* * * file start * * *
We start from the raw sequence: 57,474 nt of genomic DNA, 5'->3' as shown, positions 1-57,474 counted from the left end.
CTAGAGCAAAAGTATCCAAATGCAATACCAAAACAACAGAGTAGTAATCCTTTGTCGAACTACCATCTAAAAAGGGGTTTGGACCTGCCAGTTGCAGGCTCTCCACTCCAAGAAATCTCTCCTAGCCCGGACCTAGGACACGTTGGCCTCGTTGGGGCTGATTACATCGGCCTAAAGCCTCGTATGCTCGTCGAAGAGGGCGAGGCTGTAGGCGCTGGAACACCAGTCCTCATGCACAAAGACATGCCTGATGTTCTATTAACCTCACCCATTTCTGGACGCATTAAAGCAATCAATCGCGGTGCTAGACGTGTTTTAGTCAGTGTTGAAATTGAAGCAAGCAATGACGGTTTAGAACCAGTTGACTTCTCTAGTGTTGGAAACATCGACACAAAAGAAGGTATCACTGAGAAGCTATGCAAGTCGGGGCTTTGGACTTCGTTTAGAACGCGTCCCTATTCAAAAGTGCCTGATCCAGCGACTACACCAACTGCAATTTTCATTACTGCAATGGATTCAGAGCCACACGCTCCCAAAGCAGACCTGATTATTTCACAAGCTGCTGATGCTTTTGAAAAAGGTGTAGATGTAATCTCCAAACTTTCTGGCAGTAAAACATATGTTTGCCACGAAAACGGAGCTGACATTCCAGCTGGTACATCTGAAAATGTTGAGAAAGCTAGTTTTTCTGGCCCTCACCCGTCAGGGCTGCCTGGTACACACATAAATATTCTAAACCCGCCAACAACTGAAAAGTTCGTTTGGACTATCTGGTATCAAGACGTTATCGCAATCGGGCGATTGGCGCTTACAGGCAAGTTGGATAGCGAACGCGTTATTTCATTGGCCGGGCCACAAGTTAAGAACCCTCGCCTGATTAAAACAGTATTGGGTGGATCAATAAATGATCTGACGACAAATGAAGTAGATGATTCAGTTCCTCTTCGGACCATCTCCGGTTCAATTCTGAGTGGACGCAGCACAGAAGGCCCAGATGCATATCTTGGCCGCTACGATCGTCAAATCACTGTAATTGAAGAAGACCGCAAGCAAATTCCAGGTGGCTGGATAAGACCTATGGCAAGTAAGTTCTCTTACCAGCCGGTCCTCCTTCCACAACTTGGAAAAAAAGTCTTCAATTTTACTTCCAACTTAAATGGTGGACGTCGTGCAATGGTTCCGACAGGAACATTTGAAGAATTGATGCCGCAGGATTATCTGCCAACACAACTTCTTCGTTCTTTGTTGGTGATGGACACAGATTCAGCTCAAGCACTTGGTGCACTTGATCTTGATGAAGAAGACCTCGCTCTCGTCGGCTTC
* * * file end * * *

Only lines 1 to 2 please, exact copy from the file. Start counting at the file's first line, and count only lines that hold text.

We start from the raw sequence: 57,474 nt of genomic DNA, 5'->3' as shown, positions 1-57,474 counted from the left end.
CTAGAGCAAAAGTATCCAAATGCAATACCAAAACAACAGAGTAGTAATCCTTTGTCGAACTACCATCTAAAAAGGGGTTTGGACCTGCCAGTTGCAGGCTCTCCACTCCAAGAAATCTCTCCTAGCCCGGACCTAGGACACGTTGGCCTCGTTGGGGCTGATTACATCGGCCTAAAGCCTCGTATGCTCGTCGAAGAGGGCGAGGCTGTAGGCGCTGGAACACCAGTCCTCATGCACAAAGACATGCCTGATGTTCTATTAACCTCACCCATTTCTGGACGCATTAAAGCAATCAATCGCGGTGCTAGACGTGTTTTAGTCAGTGTTGAAATTGAAGCAAGCAATGACGGTTTAGAACCAGTTGACTTCTCTAGTGTTGGAAACATCGACACAAAAGAAGGTATCACTGAGAAGCTATGCAAGTCGGGGCTTTGGACTTCGTTTAGAACGCGTCCCTATTCAAAAGTGCCTGATCCAGCGACTACACCAACTGCAATTTTCATTACTGCAATGGATTCAGAGCCACACGCTCCCAAAGCAGACCTGATTATTTCACAAGCTGCTGATGCTTTTGAAAAAGGTGTAGATGTAATCTCCAAACTTTCTGGCAGTAAAACATATGTTTGCCACGAAAACGGAGCTGACATTCCAGCTGGTACATCTGAAAATGTTGAGAAAGCTAGTTTTTCTGGCCCTCACCCGTCAGGGCTGCCTGGTACACACATAAATATTCTAAACCCGCCAACAACTGAAAAGTTCGTTTGGACTATCTGGTATCAAGACGTTATCGCAATCGGGCGATTGGCGCTTACAGGCAAGTTGGATAGCGAACGCGTTATTTCATTGGCCGGGCCACAAGTTAAGAACCCTCGCCTGATTAAAACAGTATTGGGTGGATCAATAAATGATCTGACGACAAATGAAGTAGATGATTCAGTTCCTCTTCGGACCATCTCCGGTTCAATTCTGAGTGGACGCAGCACAGAAGGCCCAGATGCATATCTTGGCCGCTACGATCGTCAAATCACTGTAATTGAAGAAGACCGCAAGCAAATTCCAGGTGGCTGGATAAGACCTATGGCAAGTAAGTTCTCTTACCAGCCGGTCCTCCTTCCACAACTTGGAAAAAAAGTCTTCAATTTTACTTCCAACTTAAATGGTGGACGTCGTGCAATGGTTCCGACAGGAACATTTGAAGAATTGATGCCGCAGGATTATCTGCCAACACAACTTCTTCGTTCTTTGTTGGTGATGGACACAGATTCAGCTCAAGCACTTGGTGCACTTGATCTTGATGAAGAAGACCTCGCTCTCGTCGGCTTC